CINCINNATI -- Hadiyah Collins has waited nearly 19 months to get government-subsidized housing she can afford.
All the while, she and her three kids have been living with her cousin in a one-bedroom apartment in Avondale. Collins has been working as much as she can for a temporary service -- earning anywhere from $8 to $11 an hour depending on the job. But it has been impossible to get ahead.
"I've been trying to save money for rent and furniture," she said. "As I've been waiting for almost two years, the money was drizzling away."
Now, Collins and her kids are preparing to move into a three-bedroom, government-subsidized apartment operated by Over-the-Rhine Community Housing. They expect to be in their new home by Oct. 1, and Collins can hardly wait.
"It will be so different," said Collins, 32. "I'm very excited."
As tough as it has been for Collins and her kids, though, they're among the lucky ones.
The demand for government-subsidized housing and vouchers is so much greater than the supply here that thousands of families in Hamilton County remain on waiting lists. The last time the Cincinnati Metropolitan Housing Authority's housing choice voucher -- or Section 8 -- wait list was opened in December, more than 17,000 people pre-applied over just four days. Those vouchers help poor people, the elderly and people with disabilities pay rent in a house or apartment of their choice that accepts the vouchers.
The 17,000 applications were narrowed down to 5,000 through a lottery system. Another 2,200 families are on a waiting list for the public housing that the housing authority operates.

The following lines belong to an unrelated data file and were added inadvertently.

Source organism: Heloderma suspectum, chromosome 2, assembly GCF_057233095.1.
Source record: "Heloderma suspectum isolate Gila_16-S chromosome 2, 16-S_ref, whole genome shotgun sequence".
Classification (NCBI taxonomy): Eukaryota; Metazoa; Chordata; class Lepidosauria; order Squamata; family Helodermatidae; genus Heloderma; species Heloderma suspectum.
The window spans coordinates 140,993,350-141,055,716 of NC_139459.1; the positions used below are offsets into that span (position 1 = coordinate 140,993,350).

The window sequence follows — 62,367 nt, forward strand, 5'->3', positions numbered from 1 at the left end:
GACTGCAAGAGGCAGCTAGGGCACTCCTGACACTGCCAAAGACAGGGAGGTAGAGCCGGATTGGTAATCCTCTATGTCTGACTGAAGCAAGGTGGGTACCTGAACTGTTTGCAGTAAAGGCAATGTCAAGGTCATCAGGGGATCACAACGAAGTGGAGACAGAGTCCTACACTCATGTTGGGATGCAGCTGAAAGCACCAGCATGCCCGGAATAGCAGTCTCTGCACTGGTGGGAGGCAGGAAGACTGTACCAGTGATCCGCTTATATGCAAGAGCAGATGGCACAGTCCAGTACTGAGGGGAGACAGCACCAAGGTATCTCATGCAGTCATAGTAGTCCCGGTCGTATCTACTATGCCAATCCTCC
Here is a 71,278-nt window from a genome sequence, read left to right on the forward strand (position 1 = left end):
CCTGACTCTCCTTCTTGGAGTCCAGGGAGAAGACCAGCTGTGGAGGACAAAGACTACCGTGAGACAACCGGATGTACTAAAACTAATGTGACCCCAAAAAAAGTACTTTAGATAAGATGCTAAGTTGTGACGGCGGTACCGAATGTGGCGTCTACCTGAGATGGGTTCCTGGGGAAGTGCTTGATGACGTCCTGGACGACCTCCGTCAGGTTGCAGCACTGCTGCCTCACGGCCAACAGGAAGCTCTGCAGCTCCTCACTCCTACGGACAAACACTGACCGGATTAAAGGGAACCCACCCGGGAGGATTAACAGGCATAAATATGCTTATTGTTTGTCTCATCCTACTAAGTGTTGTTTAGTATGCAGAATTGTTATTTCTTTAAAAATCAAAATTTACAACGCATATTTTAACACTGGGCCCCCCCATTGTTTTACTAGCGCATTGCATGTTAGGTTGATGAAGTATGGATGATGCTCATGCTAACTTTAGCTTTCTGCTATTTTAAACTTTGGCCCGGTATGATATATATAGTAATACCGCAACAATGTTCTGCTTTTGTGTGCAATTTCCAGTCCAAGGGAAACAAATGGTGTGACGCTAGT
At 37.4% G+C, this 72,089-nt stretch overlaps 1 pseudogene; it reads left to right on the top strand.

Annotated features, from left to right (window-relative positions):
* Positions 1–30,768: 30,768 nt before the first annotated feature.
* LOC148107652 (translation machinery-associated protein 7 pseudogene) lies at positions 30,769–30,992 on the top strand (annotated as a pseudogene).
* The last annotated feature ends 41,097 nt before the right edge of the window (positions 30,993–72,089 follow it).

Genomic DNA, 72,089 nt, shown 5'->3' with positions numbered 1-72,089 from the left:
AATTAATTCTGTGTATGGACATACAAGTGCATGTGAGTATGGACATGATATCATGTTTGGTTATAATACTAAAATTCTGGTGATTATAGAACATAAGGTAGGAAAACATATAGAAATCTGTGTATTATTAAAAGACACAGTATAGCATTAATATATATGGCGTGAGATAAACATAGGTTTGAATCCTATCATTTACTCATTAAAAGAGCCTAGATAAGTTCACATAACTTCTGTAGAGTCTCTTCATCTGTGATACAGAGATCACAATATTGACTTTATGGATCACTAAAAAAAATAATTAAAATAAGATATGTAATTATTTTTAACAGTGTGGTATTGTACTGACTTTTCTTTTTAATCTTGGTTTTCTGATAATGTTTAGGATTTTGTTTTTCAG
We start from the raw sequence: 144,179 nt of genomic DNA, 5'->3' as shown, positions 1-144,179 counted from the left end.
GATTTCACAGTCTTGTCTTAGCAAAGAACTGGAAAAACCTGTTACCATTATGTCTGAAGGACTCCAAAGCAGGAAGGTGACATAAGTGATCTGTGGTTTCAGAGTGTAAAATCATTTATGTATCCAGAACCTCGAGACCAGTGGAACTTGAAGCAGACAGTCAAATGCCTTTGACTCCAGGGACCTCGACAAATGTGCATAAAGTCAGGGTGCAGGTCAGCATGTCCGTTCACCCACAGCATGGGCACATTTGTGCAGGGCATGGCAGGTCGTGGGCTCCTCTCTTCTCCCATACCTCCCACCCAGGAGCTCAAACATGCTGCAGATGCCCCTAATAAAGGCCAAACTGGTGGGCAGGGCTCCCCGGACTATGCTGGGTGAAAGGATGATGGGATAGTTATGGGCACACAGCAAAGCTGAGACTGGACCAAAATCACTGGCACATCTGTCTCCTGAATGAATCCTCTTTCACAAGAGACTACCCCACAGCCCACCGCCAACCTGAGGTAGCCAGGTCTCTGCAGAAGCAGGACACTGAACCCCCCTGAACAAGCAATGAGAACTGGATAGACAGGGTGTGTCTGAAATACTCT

"Our community needs additional, quality affordable housing where young kids, young adults and our seniors can live, prosper and partake in other things that will help them partake in self-sufficiency," said Gregory Johnson, the housing authority's CEO.
To highlight that need and discuss the best ways to address the community's lack of affordable housing, the housing authority has organized a symposium called "The Future of Affordable Housing." The event is Sept. 22 at the Duke Energy Convention Center downtown. Panelists at the symposium will discuss the connection between education, poverty and housing and ways to provide low-income families the quality, affordable housing they need.
Need Stretches Beyond Cincinnati
Cincinnati and Hamilton County have had a huge need for affordable, government-subsidized housing for years. As poverty has spread across the region, the need has increased.
As a result, thousands of individuals and families are paying far more for housing than they can reasonably afford, always teetering on the brink of eviction and homelessness.
In some Greater Cincinnati and Northern Kentucky communities, fewer than half of homeowners are in housing they can afford, according to a WCPO Census data analysis. The federal government defines "affordable housing" as rent or mortgage payments that cost 30 percent or less of a family or individual's household income. The WCPO analysis looked specifically at mortgage costs as compared with household incomes.